Home Local Sports ‘Living in the moment’: McNeil Jr. recognized for 1,000th career point

‘Living in the moment’: McNeil Jr. recognized for 1,000th career point

Paul McNeil Jr. (center) holds his celebratory 1000th career point basketball, surrounded by his teammates on Friday. (Kyle Pillar, sports editor)

ROCKINGHAM — It’s been a busy month and a half for Paul McNeil Jr., which culminated in an emotional celebration on Friday.

In front of thousands of fans inside Raider Gymnasium, McNeil Jr. was recognized for scoring his 1,000th career point. 

Greeting him at half court were a number of Richmond’s coaches, including head coach Donald Pettigrew and girls’ assistant Taneika Reader, who has coached McNeil Jr. since he first started organized basketball in fourth grade.

A special basketball, decorated with McNeil Jr.’s name, the date of his accomplishment and signed by teammates and coaches, was presented to him.

To reach the milestone, McNeil Jr. scored a transition layup, assisted by childhood friend and teammate Javian Drake, early in the third quarter of a 98-53 win over Southern Lee High School on Dec. 13.

The accomplishment came in McNeil Jr.’s fifth game back with Richmond since transferring after a four-month stint with Prolific Prep in Napa Valley, Calif.

Leading up to the Southern Lee game, McNeil Jr. said senior teammate Dakota Chavis pointed out that he was just 25 points away from the 1,000-point mark.

“I was aware I was getting close, but Dakota looked it up and I said to myself that I wanted to go get it that night,” McNeil Jr. recalled. “I don’t think about my points or my stats, I just try to focus on helping the team win.

“It feels good, it’s a great accomplishment, but I want to keep working. That was just a part of my journey.”

Not to disappoint a packed house, McNeil Jr. tied his career-high of 41 points in Friday’s 70-19 victory over Union Pines High School. He connected on 16-of-22 from the field and drained seven three-pointers.

“It was really special and I was just living in the moment,” McNeil Jr. smiled of the pre-game celebration. “I only get one ride through high school and this makes it better.

“Seeing all the fans, the tears and smiles, it was real love. It felt so right and it was the best night I’ve had at Richmond. There was so much positive energy and I’m so thankful.”

Since his return to his hometown around Thanksgiving, McNeil Jr. said things are going well on the court and in the classroom. 


He called transferring to Prolific Prep in July a “business decision,” a big call for a 16-year-old, but said coming back to Richmond County was the best decision for him.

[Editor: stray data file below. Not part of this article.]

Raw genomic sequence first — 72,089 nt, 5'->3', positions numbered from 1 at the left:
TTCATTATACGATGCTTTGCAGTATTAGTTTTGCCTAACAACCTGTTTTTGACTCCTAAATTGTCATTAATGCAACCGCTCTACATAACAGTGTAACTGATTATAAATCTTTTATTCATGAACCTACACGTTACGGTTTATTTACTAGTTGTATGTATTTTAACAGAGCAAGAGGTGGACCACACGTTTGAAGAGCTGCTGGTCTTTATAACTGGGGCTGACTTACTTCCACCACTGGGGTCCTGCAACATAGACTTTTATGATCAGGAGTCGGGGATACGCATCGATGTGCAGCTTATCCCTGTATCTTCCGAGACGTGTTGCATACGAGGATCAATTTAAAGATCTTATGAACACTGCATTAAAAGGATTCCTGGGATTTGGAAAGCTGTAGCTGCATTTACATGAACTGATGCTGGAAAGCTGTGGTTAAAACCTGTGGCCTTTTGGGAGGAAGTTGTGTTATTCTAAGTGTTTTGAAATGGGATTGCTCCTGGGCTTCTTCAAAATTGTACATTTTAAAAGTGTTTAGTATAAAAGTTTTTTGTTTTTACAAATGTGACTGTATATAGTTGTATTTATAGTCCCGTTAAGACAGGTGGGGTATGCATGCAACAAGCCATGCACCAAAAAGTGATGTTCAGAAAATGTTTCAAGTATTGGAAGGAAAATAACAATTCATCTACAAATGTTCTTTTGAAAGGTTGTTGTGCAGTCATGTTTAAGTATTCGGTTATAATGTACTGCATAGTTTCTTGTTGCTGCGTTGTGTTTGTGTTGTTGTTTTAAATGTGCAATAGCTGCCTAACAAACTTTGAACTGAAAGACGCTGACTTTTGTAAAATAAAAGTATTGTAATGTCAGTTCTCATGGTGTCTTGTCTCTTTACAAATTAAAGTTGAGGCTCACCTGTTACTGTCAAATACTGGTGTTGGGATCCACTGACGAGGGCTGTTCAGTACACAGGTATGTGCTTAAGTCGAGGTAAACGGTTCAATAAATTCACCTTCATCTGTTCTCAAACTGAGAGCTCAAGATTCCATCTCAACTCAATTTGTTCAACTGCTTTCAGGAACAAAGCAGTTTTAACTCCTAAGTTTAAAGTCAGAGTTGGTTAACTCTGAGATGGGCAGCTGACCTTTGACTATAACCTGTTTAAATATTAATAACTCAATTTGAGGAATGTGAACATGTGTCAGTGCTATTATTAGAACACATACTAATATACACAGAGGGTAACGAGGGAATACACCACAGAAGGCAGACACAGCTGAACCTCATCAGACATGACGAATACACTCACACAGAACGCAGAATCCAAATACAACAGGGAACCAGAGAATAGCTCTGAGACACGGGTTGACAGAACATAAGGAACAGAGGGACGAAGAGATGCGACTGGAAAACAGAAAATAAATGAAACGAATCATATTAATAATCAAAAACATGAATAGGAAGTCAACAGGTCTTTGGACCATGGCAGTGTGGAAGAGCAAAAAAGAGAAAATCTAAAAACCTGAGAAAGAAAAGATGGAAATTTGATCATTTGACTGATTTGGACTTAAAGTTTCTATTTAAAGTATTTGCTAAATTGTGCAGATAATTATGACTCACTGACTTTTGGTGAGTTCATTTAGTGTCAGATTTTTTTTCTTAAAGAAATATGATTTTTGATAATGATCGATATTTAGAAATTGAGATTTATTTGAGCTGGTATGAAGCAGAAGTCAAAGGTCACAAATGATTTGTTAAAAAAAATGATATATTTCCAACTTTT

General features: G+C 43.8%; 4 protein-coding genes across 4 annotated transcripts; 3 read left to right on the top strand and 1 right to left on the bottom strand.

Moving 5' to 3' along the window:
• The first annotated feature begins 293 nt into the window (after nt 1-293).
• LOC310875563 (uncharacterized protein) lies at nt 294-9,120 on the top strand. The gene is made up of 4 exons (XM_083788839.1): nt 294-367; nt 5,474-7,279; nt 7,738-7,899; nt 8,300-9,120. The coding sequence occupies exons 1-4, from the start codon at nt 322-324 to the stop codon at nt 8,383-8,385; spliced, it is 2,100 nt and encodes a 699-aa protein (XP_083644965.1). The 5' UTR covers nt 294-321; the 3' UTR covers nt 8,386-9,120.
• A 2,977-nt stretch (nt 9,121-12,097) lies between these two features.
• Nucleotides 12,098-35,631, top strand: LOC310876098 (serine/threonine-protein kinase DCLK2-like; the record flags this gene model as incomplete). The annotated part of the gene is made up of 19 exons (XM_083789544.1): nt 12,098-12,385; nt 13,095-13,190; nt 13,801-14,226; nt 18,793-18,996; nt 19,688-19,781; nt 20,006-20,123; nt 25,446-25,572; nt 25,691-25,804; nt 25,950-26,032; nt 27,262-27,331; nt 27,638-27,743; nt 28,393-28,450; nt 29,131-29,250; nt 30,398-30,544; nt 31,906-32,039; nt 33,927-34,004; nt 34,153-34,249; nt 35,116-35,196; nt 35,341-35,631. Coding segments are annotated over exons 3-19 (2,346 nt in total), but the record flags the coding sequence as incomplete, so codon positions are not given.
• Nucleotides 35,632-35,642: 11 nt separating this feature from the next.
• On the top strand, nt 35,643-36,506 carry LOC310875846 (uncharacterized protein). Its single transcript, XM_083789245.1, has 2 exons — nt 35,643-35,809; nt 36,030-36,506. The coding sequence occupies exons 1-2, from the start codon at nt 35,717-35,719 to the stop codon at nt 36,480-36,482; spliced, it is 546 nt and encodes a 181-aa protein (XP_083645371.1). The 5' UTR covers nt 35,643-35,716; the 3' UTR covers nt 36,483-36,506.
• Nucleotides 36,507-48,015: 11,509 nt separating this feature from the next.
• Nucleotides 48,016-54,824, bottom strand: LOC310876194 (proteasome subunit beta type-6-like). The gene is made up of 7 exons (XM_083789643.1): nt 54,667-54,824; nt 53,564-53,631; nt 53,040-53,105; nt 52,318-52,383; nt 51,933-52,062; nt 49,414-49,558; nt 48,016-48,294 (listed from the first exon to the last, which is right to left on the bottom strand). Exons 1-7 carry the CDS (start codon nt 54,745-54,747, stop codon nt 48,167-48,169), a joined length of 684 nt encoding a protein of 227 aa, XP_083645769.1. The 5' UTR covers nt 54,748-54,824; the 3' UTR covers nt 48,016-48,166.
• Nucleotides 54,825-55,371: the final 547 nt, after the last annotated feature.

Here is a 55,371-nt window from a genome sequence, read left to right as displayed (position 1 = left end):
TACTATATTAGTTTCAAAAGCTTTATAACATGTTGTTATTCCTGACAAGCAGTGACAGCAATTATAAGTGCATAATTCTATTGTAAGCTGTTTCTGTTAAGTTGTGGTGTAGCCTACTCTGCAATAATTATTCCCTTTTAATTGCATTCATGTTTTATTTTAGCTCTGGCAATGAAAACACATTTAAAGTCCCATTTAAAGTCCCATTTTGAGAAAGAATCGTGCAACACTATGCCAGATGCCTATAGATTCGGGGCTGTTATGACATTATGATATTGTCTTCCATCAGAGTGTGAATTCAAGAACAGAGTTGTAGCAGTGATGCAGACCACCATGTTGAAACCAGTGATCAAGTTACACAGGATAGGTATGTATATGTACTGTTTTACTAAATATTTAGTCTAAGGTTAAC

“Being back home, this is where I’m best,” McNeil Jr. explained. “I picked up right where I left off. California wasn’t the best situation for me, but I went out there to see what the experience was like.

“Even though I’m thankful for the opportunity, I felt badly for leaving my boys and my team,” he continued. “In my heart, I wanted to come back to my team, my coaches, my community and the kids coming up.

“I wanted to show them that you don’t have to leave to get out. My heart is here and I was missing a piece of it in California. Sometimes in life you have to leave to learn new things, and I felt like I did that, especially mentally, when I was at Prolific Prep.”

A five-star recruit, McNeil Jr. is ranked as the No. 10 player of the class of 2024 in the nation in ESPN’s basketball recruiting database.

He was named the North Carolina Gatorade Player of the Year following his sophomore season and currently has 18 college offers. 

McNeil Jr. was also selected to his second All-Sandhills Athletic Conference team and was named the SAC’s Player of the Year in 2021-22. He was tabbed the NCCA’s District 4 Player of the Year and named All-State.

Through 49 career games with the Raiders, McNeil Jr. has scored 1,112 points (22.7 points per game) and leads the 4A East in scoring this season with 23.4 points per contest.

An “unselfish player,” according to Pettigrew, McNeil Jr. has every ambition to help his teammates and the Richmond basketball program win its first state championship.

Knowing the work isn’t finished, the Raiders will continue their march this season one game at a time.

“My surroundings here at home motivate me more to be a better player and person,” McNeil Jr. closed. 

“We’re going to keep working, work toward winning the conference and try to get the top seed in the East. Our ultimate goal is to focus on winning a state championship.”

Previous articleCOMMITTED: Norton to join ‘No. 1 target’ Elon
Next articleOBITUARY: Gloria Dean Cummings
Kyle Pillar is a 16-time North Carolina Press Association award-winning sports editor with The Richmond Observer. Follow the sports department on Twitter @ROSports_ for the best in-depth coverage of Richmond County sports.